What can a scammer do with my address and phone number?
16th Dec 2016
Your personal details include a number of things like your full name, address and telephone number. These details make up your personal identity.
One detail alone probably isn't enough for a fraudster to gain access to your financial information but it could be a piece of the puzzle. To help you understand what a scammer can do with two pieces of information – your address and phone number – we're taking you through the possibilities.
Think about the amount of times you give out your address or phone number. Whenever you buy something online, the shop might ask you for this. Social networking sites also request this when you set up an account.
Such websites can ask for your:
- full birth name
- date of birth
- telephone number
- email address
- home town
While there's no getting around the fact that online companies ask you for this information, you don't need to give it all. Only give what you need to in order to set up an account.
Choose who you connect with carefully on social media, as a simple post from your mother can help fraudsters work out your mother's maiden name – a commonly used password and security question answer. That's why it's best to put restrictions on your social media profile and make sure your friends or followers are people you know and trust.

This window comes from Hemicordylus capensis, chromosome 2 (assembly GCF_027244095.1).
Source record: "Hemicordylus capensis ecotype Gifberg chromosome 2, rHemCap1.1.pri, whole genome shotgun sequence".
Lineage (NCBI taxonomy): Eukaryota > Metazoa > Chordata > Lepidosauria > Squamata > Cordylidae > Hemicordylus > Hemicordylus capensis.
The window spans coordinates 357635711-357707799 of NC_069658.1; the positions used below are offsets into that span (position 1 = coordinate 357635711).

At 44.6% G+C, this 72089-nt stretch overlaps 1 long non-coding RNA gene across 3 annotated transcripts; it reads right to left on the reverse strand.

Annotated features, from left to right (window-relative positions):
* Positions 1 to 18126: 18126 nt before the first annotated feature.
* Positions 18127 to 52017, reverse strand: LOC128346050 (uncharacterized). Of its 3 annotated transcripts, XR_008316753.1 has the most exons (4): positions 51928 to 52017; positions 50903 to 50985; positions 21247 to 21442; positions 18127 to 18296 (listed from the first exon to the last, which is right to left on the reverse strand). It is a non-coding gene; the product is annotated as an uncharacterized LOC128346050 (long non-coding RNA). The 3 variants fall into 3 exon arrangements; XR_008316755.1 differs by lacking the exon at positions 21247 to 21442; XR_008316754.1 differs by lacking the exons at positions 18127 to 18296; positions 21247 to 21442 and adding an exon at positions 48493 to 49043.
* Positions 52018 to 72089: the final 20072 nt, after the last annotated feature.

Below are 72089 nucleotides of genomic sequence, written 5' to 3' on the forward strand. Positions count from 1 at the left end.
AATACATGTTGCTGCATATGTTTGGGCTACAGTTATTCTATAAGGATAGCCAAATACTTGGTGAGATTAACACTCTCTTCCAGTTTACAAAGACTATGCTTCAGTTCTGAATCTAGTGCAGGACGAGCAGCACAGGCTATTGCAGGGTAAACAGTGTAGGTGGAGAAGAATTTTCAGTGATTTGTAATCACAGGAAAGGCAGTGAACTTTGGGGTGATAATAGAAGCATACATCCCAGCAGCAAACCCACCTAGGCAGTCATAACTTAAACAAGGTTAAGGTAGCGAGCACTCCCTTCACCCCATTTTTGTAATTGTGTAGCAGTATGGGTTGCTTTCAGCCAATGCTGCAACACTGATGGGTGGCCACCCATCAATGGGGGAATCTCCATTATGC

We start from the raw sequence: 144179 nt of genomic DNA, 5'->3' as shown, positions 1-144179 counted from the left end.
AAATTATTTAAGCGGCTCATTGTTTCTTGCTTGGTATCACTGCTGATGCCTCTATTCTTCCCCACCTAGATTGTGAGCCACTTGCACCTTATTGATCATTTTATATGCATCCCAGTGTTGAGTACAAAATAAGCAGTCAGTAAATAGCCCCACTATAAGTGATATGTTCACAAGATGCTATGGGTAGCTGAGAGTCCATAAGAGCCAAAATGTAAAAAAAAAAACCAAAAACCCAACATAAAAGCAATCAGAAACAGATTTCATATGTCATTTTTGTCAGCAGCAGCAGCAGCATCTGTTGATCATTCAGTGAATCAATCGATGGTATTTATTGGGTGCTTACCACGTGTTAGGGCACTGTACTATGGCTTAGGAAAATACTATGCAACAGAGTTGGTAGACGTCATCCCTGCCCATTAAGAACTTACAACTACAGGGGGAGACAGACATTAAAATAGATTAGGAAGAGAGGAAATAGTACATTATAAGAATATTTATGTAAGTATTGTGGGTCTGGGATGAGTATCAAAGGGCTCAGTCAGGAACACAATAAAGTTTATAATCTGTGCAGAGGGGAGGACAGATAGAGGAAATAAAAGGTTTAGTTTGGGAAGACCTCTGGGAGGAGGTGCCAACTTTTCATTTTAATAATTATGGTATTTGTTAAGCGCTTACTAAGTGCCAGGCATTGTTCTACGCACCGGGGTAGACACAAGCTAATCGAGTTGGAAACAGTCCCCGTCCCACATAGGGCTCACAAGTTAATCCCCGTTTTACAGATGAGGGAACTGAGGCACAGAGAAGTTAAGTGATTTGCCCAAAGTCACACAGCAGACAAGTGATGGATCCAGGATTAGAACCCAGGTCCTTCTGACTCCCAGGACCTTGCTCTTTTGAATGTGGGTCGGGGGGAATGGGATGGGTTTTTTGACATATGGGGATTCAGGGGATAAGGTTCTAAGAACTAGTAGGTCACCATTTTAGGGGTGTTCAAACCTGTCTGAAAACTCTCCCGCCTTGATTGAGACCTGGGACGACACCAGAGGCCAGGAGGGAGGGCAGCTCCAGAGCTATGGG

How you can be targeted
There are a number of ways that a fraudster can target you – we take you through how your address or phone number can be used against you.
Once a scammer has your phone number, it's likely that you'll start to receive unsolicited phone calls. They might pretend to be your bank, other financial institution or a well-known organisation like the Financial Ombudsman Service.
The aim of this call is for you to believe you're talking to the genuine organisation and provide personal details, passwords and security numbers. Sometimes you'll be asked to give the person on the phone access to your computer as seen in the Microsoft phone scam.
You should never give out personal or financial details to someone who calls out of the blue. Your bank or thinkmoney will never call you and ask for your 4 digit card PIN.
Find out more about how to spot a vishing scam in our blog.
The same goes for your home address – you might start to receive unsolicited letters. These could include fake lotteries and prize draws, get-rich-quick schemes and investment scams.
You can sign up with the Mail Preference Service to prevent marketing letters. When registering to vote, you can check the box to opt out of the 'Edited register' to stop unsolicited marketing letters. Moving house? Don't forget to re-direct your mail to your new home.
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